A future for all our pasts

Helping our members save the UK’s heritage assets.

Members in the Spotlight

Community-led organisations across the UK are taking on difficult challenges to preserve, protect and breathe new life and enterprise into such a wide variety of heritage assets and historic buildings.

These buildings are usually derelict, vacant and in desperate need of repair. They need viable and sustainable future uses and the passion of heritage groups to bring about the solutions. Here are a few examples of some of our members’ incredible achievements and current challenges.

Successful Outcomes


Plas Kynaston

Cefn Mawr, Wrexham,
North Wales

Built: Early 18th century
Status: Grade II listed
Became vacant: 1996
Owner: Welsh Georgian Trust (since 2016)

Conservation works completed: 2016
Project Managed by: Welsh Georgian Trust
Legal Structure: Building Preservation Trust

Plas Kynaston is a Grade II listed house located within the Cefn Mawr conservation area. It was home to the Kynaston family, who developed the Plas Kynaston foundry which cast the ironwork for the nearby Pontcysyllte Aqueduct in 1803, which is now designated as a World Heritage Site.  In 1937 it was given by the Wynnstay estate to the local community and held in a charitable trust controlled by Wrexham Council. Over time was used as a library and a school. With failed schemes for its re-use, it became the most important building at risk in the Wrexham Unitary Authority.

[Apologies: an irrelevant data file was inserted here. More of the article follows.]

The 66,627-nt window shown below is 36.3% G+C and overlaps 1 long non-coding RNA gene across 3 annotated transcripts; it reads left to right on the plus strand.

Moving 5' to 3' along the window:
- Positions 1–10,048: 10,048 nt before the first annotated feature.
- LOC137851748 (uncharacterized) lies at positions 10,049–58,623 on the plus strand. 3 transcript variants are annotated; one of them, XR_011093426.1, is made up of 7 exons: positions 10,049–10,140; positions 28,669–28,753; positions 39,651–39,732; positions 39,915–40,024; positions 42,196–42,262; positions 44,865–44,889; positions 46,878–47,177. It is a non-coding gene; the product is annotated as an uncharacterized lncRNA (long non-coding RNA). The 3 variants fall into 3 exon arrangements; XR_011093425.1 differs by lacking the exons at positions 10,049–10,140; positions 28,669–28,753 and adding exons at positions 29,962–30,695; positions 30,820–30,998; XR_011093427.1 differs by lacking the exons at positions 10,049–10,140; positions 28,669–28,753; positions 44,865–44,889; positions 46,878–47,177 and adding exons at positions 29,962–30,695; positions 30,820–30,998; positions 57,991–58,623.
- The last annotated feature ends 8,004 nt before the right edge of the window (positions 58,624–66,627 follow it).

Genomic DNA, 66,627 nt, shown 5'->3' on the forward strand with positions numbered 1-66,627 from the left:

In 2011 the Welsh Georgian Trust was established and this became its first project to tackle. In 2016 Plas Kynaston was sold to the WGT. Work started a month later which involved reversing unsympathetic past alterations and restoring its missing features. It was now been converted to six one bedroom apartments for sale and positively contributes to the local heritage and community once again.

Find out more about this and other projects by Welsh Georgian Trust

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Laird’s Waiting Room

Ladybank, Fife, Scotland

Built: 1840s
Status: Grade B listed
Owner: Network Rail,
adopted by Ladybank Development Trust in 2011